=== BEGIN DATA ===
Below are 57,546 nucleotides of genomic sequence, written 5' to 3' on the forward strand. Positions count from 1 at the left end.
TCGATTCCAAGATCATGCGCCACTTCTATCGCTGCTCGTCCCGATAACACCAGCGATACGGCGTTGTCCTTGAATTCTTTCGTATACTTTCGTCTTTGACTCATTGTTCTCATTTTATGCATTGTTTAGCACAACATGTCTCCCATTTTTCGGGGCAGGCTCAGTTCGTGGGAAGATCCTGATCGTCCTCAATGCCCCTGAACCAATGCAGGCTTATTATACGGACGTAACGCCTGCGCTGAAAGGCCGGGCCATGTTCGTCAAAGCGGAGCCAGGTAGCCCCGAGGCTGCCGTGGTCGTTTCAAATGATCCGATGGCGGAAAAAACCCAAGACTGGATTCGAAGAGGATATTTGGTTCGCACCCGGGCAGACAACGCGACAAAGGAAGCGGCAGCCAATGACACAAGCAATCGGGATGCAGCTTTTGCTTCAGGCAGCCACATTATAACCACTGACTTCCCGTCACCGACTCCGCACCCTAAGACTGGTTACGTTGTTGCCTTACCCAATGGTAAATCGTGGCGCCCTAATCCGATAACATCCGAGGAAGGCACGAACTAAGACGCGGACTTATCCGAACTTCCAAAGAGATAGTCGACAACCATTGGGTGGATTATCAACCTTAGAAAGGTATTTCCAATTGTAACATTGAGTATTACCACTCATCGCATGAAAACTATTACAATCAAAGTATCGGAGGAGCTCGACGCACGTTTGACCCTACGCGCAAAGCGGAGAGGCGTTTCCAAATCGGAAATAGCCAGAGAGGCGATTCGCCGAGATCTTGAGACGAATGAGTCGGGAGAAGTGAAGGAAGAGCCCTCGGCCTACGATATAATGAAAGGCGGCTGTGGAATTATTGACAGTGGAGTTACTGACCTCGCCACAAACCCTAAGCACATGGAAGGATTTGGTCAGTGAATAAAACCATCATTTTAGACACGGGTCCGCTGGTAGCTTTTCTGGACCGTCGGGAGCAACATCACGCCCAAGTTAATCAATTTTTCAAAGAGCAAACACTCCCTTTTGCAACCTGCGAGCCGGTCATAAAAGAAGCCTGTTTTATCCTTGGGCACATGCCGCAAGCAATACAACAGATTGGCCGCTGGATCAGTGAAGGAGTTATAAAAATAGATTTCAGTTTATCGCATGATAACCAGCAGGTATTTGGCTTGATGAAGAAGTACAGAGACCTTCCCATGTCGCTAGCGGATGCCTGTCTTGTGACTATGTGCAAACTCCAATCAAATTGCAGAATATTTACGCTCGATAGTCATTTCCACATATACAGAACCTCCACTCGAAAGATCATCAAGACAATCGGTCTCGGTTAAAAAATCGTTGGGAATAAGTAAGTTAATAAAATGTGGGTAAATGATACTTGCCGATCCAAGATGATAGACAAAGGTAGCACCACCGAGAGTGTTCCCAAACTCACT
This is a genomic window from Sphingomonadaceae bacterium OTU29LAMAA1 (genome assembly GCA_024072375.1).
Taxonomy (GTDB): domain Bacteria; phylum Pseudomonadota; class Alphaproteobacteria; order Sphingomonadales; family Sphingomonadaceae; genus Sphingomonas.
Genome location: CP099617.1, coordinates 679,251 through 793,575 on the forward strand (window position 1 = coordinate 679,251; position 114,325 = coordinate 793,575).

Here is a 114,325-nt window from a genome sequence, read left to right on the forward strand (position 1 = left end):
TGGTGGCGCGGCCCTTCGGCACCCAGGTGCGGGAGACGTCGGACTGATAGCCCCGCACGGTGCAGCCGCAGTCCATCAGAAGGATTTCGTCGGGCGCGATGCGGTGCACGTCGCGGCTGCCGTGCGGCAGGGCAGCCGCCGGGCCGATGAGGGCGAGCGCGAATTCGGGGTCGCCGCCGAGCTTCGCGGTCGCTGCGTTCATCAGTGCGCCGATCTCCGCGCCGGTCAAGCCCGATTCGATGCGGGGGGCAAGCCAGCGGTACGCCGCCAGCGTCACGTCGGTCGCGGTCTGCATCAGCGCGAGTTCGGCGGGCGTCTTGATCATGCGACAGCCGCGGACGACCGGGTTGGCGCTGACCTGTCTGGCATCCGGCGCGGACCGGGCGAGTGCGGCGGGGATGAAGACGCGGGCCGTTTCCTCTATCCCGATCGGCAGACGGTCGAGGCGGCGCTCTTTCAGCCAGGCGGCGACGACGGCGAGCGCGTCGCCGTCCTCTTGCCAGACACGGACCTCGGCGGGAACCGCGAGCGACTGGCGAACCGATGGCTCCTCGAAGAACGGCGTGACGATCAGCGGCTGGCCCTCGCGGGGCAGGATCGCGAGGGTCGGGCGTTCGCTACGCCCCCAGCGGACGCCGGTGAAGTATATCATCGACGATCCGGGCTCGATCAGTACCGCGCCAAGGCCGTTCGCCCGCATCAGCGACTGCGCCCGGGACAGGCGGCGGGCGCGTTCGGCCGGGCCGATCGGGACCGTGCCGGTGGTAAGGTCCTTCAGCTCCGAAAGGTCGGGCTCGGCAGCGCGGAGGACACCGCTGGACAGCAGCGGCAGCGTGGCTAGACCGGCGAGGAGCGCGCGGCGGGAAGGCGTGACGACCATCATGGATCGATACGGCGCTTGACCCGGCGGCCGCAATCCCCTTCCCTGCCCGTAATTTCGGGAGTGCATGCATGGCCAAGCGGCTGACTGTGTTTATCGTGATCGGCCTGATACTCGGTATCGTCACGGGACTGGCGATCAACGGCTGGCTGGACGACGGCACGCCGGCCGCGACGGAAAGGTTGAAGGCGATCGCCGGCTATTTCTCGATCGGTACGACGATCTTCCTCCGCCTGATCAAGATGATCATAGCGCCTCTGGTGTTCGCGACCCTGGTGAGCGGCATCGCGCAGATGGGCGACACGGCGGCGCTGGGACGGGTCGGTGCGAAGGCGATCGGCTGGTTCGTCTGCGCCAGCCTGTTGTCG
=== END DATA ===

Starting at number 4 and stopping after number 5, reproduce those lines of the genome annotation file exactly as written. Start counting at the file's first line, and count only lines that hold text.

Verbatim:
Taxonomy (GTDB): domain Bacteria; phylum Pseudomonadota; class Alphaproteobacteria; order Sphingomonadales; family Sphingomonadaceae; genus Sphingomonas.
Genome location: CP099617.1, coordinates 679,251 through 793,575 on the forward strand (window position 1 = coordinate 679,251; position 114,325 = coordinate 793,575).